In this study, we present evidence for the mechanism of neomycin inhibition of skeletal ryanodine receptors (RyRs). In single-channel recordings, neomycin produced monophasic inhibition of RyR open probability and biphasic inhibition of [3H]ryanodine binding. The half-maximal inhibitory concentration (IC50) for channel blockade by neomycin was dependent on membrane potential and cytoplasmic [Ca2+], suggesting that neomycin acts both as a pore plug and as a competitive antagonist at a cytoplasmic Ca2+ binding site that causes allosteric inhibition. This novel Ca2+/neomycin binding site had a neomycin affinity of 100 nm and a Ca2+ affinity of 35 nm, which is 30-fold higher than that of the well-described cytoplasmic Ca2+ activation site. Therefore, a new high-affinity class of Ca2+ binding site(s) on the RyR exists that mediates neomycin inhibition. Neomycin plugging of the channel pore induced brief (1-2 ms) conductance substates at 30% of the fully open conductance, whereas allosteric inhibition caused complete channel closure with durations that depended on the neomycin concentration. We quantitatively account for these results using a dual inhibition model for neomycin that incorporates voltage-dependent pore plugging and Ca2+-dependent allosteric inhibition.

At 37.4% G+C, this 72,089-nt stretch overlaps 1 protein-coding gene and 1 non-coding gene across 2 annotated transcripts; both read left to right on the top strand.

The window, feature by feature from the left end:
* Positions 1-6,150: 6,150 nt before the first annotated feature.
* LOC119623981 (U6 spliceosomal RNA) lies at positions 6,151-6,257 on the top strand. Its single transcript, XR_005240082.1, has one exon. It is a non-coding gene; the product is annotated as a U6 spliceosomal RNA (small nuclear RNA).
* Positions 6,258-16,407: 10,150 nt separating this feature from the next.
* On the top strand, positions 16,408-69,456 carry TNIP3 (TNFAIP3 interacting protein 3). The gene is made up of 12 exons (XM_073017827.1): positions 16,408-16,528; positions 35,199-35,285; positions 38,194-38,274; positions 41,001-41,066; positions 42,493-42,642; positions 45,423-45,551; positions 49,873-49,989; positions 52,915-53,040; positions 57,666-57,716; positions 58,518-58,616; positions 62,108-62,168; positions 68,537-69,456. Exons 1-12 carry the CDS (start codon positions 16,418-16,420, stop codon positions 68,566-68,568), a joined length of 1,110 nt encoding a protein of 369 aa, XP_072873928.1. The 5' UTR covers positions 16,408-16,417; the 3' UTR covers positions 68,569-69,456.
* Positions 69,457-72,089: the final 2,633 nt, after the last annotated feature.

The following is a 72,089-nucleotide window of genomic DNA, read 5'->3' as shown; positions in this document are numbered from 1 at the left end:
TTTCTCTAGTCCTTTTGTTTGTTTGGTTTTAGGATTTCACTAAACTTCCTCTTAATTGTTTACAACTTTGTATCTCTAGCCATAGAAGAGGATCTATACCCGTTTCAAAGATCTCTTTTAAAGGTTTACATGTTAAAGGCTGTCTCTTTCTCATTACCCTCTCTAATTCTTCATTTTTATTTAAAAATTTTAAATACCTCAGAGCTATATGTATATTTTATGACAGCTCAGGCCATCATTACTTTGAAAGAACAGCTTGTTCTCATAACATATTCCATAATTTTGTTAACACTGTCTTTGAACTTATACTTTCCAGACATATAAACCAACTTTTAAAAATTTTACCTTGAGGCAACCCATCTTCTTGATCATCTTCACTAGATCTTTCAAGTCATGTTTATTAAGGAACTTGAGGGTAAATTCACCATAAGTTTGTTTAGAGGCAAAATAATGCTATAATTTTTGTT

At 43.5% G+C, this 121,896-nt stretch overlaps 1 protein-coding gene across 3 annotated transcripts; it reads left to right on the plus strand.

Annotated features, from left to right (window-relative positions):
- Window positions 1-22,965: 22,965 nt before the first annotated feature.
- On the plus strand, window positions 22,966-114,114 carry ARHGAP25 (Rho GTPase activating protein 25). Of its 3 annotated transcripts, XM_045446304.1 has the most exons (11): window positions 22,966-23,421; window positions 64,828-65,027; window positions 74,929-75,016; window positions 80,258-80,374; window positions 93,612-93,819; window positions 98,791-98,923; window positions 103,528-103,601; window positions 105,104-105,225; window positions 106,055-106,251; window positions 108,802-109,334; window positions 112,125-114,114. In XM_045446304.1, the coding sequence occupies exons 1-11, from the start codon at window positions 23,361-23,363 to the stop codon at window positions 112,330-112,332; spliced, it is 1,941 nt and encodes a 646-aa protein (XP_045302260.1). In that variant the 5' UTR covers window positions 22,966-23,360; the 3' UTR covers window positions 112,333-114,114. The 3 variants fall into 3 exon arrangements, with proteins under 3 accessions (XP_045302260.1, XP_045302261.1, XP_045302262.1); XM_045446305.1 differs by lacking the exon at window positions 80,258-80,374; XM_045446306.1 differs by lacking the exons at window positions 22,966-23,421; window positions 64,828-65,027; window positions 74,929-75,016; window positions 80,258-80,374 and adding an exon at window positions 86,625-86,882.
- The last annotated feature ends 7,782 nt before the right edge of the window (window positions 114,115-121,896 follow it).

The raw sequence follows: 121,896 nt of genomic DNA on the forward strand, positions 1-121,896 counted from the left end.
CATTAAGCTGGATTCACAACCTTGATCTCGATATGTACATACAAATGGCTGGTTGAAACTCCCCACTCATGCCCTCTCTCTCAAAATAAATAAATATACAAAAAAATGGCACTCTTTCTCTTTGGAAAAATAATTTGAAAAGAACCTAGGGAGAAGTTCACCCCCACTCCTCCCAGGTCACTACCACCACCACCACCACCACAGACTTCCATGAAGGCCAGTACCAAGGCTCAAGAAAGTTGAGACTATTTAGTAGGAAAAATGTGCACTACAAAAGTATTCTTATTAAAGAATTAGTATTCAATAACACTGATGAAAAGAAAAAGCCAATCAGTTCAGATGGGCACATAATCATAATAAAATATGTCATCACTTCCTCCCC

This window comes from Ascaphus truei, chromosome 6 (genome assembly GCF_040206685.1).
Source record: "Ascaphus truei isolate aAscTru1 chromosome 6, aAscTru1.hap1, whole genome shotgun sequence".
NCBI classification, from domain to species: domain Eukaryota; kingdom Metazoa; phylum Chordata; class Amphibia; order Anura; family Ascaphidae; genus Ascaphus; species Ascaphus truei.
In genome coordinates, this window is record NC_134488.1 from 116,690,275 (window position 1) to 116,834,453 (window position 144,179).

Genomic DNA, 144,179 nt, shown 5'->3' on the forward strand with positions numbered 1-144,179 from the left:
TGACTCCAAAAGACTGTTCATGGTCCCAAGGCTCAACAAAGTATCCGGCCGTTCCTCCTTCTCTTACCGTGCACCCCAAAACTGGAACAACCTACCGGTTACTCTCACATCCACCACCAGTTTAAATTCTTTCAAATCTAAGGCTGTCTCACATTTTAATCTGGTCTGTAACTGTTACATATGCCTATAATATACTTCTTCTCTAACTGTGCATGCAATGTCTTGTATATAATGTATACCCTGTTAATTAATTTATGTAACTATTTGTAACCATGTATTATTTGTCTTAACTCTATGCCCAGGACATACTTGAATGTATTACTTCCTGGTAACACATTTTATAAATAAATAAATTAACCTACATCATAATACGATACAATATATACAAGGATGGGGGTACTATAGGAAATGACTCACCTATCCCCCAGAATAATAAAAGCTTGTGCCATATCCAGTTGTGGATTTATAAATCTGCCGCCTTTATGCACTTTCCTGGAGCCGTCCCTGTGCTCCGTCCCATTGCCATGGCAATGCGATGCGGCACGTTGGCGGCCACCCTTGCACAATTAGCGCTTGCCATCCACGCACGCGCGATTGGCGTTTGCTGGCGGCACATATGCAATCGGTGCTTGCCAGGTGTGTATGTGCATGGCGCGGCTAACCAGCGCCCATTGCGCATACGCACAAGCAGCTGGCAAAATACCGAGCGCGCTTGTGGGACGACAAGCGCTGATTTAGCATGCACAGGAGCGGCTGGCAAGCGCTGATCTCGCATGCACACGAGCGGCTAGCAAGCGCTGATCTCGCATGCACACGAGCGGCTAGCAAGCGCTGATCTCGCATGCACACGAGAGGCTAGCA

The Journal of Membrane Biology – Springer Journals
Published: Sep 18, 2007
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